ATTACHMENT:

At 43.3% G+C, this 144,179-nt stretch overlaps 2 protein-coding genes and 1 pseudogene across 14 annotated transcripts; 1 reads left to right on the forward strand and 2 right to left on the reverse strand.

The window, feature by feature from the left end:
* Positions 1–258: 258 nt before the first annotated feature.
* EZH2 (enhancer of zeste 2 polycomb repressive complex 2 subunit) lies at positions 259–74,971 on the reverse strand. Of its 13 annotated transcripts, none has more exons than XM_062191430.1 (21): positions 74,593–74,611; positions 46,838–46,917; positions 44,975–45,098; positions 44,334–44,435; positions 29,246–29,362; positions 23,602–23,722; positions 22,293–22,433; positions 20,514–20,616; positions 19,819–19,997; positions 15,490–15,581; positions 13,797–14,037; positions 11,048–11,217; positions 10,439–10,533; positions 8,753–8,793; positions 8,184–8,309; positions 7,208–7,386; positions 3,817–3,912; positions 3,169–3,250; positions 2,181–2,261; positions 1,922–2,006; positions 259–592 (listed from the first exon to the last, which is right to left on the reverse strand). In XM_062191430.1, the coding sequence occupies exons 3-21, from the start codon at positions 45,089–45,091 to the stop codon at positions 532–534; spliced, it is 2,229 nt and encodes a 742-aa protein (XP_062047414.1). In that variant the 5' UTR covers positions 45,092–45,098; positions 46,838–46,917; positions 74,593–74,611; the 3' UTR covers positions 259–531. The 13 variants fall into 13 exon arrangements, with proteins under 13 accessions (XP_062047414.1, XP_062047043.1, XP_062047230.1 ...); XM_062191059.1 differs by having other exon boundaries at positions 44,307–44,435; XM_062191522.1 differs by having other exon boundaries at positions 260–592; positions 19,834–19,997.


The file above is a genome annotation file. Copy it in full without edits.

At 43.3% G+C, this 144,179-nt stretch overlaps 2 protein-coding genes and 1 pseudogene across 14 annotated transcripts; 1 reads left to right on the forward strand and 2 right to left on the reverse strand.

The window, feature by feature from the left end:
* Positions 1–258: 258 nt before the first annotated feature.
* EZH2 (enhancer of zeste 2 polycomb repressive complex 2 subunit) lies at positions 259–74,971 on the reverse strand. Of its 13 annotated transcripts, none has more exons than XM_062191430.1 (21): positions 74,593–74,611; positions 46,838–46,917; positions 44,975–45,098; positions 44,334–44,435; positions 29,246–29,362; positions 23,602–23,722; positions 22,293–22,433; positions 20,514–20,616; positions 19,819–19,997; positions 15,490–15,581; positions 13,797–14,037; positions 11,048–11,217; positions 10,439–10,533; positions 8,753–8,793; positions 8,184–8,309; positions 7,208–7,386; positions 3,817–3,912; positions 3,169–3,250; positions 2,181–2,261; positions 1,922–2,006; positions 259–592 (listed from the first exon to the last, which is right to left on the reverse strand). In XM_062191430.1, the coding sequence occupies exons 3-21, from the start codon at positions 45,089–45,091 to the stop codon at positions 532–534; spliced, it is 2,229 nt and encodes a 742-aa protein (XP_062047414.1). In that variant the 5' UTR covers positions 45,092–45,098; positions 46,838–46,917; positions 74,593–74,611; the 3' UTR covers positions 259–531. The 13 variants fall into 13 exon arrangements, with proteins under 13 accessions (XP_062047414.1, XP_062047043.1, XP_062047230.1 ...); XM_062191059.1 differs by having other exon boundaries at positions 44,307–44,435; XM_062191522.1 differs by having other exon boundaries at positions 260–592; positions 19,834–19,997.